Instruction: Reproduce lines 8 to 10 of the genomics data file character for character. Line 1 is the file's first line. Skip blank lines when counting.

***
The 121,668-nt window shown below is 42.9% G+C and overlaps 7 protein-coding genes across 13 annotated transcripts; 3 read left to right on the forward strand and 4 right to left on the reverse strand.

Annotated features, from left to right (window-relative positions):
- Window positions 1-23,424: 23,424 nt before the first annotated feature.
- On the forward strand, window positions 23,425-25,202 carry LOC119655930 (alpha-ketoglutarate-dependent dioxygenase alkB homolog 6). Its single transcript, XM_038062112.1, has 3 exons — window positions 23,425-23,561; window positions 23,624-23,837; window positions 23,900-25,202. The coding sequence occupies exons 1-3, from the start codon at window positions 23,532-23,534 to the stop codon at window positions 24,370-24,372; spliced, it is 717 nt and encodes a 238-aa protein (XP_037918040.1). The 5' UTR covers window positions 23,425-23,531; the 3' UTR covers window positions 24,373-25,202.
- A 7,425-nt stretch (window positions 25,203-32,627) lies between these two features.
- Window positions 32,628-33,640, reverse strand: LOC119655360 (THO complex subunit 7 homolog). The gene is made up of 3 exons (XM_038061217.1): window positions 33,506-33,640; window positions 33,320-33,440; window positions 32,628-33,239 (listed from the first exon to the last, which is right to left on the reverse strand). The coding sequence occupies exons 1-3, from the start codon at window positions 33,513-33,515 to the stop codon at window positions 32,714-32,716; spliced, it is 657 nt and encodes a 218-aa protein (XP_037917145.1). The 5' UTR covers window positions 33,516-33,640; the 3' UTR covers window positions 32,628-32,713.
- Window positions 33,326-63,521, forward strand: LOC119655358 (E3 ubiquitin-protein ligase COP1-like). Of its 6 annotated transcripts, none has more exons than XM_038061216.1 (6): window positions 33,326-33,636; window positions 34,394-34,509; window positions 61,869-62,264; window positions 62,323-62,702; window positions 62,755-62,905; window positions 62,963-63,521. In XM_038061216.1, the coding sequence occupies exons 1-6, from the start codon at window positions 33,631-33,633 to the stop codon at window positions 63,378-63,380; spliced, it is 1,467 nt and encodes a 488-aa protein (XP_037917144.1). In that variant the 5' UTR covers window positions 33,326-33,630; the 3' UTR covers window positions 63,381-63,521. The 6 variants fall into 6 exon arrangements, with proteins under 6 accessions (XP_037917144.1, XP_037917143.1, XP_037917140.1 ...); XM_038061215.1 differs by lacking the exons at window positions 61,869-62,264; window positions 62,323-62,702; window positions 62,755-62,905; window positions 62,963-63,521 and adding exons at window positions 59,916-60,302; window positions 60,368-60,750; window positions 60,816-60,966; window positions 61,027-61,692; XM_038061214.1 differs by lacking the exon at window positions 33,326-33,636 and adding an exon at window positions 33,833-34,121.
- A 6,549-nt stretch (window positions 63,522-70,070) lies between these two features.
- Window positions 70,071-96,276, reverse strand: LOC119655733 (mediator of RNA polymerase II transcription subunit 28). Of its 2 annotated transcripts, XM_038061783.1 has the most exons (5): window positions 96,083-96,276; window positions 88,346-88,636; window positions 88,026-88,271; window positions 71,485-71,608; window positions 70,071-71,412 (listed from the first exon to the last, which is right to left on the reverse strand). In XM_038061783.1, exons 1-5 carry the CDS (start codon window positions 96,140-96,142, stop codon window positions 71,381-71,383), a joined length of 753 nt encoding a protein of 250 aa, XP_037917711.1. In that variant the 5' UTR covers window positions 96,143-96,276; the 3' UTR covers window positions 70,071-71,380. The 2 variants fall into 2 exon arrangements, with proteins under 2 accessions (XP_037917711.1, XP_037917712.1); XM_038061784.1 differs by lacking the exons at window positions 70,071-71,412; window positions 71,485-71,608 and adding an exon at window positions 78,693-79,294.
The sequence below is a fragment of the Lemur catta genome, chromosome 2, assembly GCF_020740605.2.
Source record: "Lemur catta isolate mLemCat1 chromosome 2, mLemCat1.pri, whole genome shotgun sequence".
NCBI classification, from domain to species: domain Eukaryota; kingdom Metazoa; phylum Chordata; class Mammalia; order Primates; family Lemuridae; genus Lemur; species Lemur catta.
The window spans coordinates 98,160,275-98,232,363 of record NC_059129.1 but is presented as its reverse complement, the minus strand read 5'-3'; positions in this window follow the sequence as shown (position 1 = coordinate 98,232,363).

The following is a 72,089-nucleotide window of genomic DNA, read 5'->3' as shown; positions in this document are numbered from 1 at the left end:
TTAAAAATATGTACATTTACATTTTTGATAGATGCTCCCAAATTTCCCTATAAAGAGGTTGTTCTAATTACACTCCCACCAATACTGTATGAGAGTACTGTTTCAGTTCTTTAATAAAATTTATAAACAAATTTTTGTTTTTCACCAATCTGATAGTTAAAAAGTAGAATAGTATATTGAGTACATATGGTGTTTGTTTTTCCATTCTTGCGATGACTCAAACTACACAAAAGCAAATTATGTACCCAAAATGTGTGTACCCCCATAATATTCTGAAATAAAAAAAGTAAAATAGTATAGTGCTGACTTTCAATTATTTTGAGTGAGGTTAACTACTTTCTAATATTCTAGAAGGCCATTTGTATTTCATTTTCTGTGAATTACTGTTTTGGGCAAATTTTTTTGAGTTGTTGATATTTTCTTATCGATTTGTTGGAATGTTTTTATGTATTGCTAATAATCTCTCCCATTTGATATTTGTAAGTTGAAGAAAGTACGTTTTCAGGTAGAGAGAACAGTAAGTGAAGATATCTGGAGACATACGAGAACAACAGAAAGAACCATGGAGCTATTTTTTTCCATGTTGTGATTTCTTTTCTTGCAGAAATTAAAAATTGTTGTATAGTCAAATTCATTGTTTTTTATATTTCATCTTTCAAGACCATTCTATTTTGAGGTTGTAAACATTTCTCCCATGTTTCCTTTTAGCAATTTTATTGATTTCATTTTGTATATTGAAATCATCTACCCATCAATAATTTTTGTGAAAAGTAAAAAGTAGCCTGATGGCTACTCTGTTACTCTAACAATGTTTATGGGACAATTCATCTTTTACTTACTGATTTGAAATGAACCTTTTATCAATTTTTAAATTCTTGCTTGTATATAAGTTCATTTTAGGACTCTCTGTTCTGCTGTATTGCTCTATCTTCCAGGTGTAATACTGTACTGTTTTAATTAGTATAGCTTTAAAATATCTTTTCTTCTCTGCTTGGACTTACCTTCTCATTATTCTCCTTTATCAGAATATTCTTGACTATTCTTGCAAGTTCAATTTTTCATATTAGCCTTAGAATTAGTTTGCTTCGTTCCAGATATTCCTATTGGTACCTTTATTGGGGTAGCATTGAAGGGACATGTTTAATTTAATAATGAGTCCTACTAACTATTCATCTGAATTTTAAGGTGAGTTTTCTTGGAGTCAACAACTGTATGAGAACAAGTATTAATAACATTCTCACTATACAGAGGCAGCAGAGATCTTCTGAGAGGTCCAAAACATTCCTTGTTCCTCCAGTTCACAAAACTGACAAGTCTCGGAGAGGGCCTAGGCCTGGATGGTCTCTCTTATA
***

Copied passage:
- A 6,549-nt stretch (window positions 63,522-70,070) lies between these two features.
- Window positions 70,071-96,276, reverse strand: LOC119655733 (mediator of RNA polymerase II transcription subunit 28). Of its 2 annotated transcripts, XM_038061783.1 has the most exons (5): window positions 96,083-96,276; window positions 88,346-88,636; window positions 88,026-88,271; window positions 71,485-71,608; window positions 70,071-71,412 (listed from the first exon to the last, which is right to left on the reverse strand). In XM_038061783.1, exons 1-5 carry the CDS (start codon window positions 96,140-96,142, stop codon window positions 71,381-71,383), a joined length of 753 nt encoding a protein of 250 aa, XP_037917711.1. In that variant the 5' UTR covers window positions 96,143-96,276; the 3' UTR covers window positions 70,071-71,380. The 2 variants fall into 2 exon arrangements, with proteins under 2 accessions (XP_037917711.1, XP_037917712.1); XM_038061784.1 differs by lacking the exons at window positions 70,071-71,412; window positions 71,485-71,608 and adding an exon at window positions 78,693-79,294.
The sequence below is a fragment of the Lemur catta genome, chromosome 2, assembly GCF_020740605.2.